The US Department of Veteran Affairs has suffered a data breach, with the personal information of 46,000 veterans affected.
The Department of Veteran Affairs disclosed the breach yesterday, saying in a statement that “unauthorised users” had been able to access an online application managed by the VA Financial Services Center (FSC).
Currently, the department believes that unauthorised actors were able to change financial information in order to divert payments from Veteran Affairs to community health care providers for the medical treatment of veteran “using social engineering techniques and exploiting authentication protocols”.
It said that the FSC took the application offline, and will not put it back online until a comprehensive security review has taken place, and reported the breach to the Vetran Affairs Privacy Office.
The FSC is now alerting affected individuals of the Department of Veteran Affairs data breach, and will offer access to credit monitoring services to those whose social security numbers may have been included in the breach.
According to ZDNet, the Department of Veteran Affairs suffered a security breach in 2006, after a laptop and a harddrive containing the records of 26m veterans was stolen from an employee’s home.
Sam Curry, chief security officer at Cybereason described the hack as “disgusting”.
“Is there no longer honour among thieves? Their behaviour in this time of crisis is despicable and disgusting,” he said.
“Today, new security threats are surfacing on a regular basis and cyber crime groups are not only well funded but they are patient and persistent. If they have their sights set on one particular company or organisations, nothing will stop them from being successful. The defenders or good guys have to be right 100 percent of the time and that is a monumental task given the expanding digital footprint. From initial reports it looks like the VA is conducting a thorough investigation into this latest breach and that’s great news.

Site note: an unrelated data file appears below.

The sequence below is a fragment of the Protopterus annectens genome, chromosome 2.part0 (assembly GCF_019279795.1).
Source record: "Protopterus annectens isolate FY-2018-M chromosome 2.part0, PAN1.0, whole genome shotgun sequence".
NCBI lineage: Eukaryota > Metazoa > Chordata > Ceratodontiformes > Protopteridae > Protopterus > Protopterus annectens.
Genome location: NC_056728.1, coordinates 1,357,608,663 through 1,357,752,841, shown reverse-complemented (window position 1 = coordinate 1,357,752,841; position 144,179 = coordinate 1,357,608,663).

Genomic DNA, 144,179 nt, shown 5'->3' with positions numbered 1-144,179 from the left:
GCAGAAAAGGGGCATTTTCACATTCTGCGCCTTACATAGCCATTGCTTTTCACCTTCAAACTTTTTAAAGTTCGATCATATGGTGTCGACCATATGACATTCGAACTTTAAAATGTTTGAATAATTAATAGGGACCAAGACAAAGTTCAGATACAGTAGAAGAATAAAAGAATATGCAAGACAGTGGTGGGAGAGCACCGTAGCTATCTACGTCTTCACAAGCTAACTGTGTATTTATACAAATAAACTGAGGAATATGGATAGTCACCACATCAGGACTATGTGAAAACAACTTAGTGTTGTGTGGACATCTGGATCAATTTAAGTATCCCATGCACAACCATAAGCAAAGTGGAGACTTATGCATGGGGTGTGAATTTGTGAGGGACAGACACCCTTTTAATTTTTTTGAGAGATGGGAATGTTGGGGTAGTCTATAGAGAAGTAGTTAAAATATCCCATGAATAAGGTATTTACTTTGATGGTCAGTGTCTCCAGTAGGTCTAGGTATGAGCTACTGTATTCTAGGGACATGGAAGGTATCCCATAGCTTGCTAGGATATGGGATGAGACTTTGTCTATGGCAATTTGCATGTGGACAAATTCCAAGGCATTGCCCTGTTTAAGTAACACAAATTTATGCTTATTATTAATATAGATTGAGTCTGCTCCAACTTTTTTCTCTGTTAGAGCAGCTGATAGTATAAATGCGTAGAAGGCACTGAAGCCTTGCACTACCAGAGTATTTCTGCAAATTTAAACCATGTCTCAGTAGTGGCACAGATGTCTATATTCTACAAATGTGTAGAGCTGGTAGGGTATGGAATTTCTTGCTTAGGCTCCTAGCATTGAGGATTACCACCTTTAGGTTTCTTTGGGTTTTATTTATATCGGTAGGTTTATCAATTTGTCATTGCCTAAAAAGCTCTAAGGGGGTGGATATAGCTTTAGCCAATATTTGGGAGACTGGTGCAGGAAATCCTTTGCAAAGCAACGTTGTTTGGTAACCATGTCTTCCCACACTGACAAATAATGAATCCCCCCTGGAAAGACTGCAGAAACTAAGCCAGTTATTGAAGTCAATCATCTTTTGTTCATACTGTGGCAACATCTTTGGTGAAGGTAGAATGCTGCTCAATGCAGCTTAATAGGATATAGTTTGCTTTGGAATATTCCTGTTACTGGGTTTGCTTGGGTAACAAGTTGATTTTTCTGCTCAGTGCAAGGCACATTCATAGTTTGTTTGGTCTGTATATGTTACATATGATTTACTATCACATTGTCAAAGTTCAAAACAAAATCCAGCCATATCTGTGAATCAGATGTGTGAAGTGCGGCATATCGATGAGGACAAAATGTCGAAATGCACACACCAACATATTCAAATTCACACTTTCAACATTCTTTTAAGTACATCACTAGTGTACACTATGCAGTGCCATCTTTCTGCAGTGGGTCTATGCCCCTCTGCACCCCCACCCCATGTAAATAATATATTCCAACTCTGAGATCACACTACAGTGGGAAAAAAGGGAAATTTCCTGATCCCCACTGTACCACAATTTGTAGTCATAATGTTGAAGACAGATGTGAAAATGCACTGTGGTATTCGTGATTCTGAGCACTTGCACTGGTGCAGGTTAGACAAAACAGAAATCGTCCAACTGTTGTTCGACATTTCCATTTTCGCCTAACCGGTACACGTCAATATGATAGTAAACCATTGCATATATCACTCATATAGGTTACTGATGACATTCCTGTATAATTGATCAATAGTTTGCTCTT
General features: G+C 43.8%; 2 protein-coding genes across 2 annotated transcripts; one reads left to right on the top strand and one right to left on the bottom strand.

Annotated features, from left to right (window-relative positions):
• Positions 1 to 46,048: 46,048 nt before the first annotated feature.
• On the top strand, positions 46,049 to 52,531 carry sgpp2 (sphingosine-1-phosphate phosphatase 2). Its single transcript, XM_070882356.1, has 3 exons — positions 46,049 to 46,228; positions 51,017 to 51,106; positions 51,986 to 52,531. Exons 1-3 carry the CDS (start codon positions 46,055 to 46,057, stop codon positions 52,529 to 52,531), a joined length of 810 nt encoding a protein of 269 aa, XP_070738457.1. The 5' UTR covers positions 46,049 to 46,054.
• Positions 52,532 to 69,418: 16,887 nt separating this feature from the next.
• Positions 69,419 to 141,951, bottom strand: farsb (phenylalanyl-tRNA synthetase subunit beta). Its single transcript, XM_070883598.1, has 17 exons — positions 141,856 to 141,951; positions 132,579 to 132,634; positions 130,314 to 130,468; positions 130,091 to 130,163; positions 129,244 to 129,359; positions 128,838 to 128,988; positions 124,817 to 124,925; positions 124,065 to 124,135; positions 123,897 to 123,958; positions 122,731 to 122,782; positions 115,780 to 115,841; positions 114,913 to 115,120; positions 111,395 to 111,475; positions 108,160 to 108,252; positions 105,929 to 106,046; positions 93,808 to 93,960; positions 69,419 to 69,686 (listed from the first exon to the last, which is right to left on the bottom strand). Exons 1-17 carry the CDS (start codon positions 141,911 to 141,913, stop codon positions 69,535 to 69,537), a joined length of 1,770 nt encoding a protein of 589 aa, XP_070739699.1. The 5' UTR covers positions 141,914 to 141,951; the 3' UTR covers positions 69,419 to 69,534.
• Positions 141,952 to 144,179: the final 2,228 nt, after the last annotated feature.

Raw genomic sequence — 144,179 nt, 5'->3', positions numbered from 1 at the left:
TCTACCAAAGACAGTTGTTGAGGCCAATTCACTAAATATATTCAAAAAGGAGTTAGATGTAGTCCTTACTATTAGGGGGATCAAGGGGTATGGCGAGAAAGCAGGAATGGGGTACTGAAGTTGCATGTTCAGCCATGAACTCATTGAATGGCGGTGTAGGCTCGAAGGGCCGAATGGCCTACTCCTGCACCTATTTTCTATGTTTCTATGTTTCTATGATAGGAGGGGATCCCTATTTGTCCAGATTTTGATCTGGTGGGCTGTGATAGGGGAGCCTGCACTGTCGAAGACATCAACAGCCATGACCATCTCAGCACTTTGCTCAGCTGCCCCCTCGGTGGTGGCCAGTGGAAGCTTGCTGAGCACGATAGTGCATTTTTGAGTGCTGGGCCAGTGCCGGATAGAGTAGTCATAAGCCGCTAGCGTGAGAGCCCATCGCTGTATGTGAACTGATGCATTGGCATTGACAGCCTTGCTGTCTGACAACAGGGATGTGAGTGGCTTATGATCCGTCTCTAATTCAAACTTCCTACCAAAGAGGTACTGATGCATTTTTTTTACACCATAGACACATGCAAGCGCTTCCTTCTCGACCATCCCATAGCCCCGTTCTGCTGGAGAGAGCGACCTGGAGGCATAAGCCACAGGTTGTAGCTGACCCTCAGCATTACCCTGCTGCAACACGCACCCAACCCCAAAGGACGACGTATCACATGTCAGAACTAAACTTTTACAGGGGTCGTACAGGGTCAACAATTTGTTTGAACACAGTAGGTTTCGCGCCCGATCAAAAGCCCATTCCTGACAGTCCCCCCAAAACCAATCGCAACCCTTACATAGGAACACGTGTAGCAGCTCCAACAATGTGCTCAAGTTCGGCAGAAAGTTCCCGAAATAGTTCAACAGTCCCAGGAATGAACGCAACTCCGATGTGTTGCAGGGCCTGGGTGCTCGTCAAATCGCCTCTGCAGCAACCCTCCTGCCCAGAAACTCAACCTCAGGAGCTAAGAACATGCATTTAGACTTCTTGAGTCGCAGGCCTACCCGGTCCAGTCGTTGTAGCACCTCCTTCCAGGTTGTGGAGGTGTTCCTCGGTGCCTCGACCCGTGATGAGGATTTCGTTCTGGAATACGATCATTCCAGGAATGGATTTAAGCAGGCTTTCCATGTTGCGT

“For the VA, and all organisations, it is essential to implement around the clock threat hunting services and to take the fight to the cybercriminals. This approach will enable security teams to see attacks as they are happening allowing them to stop them. In addition, all organisations should regularly conduct security awareness training to help employees do their part to reduce risk. At a basic level, never open email attachments from unknown sources on any device, don’t visit dubious websites and never download content onto your device from sketchy sources.”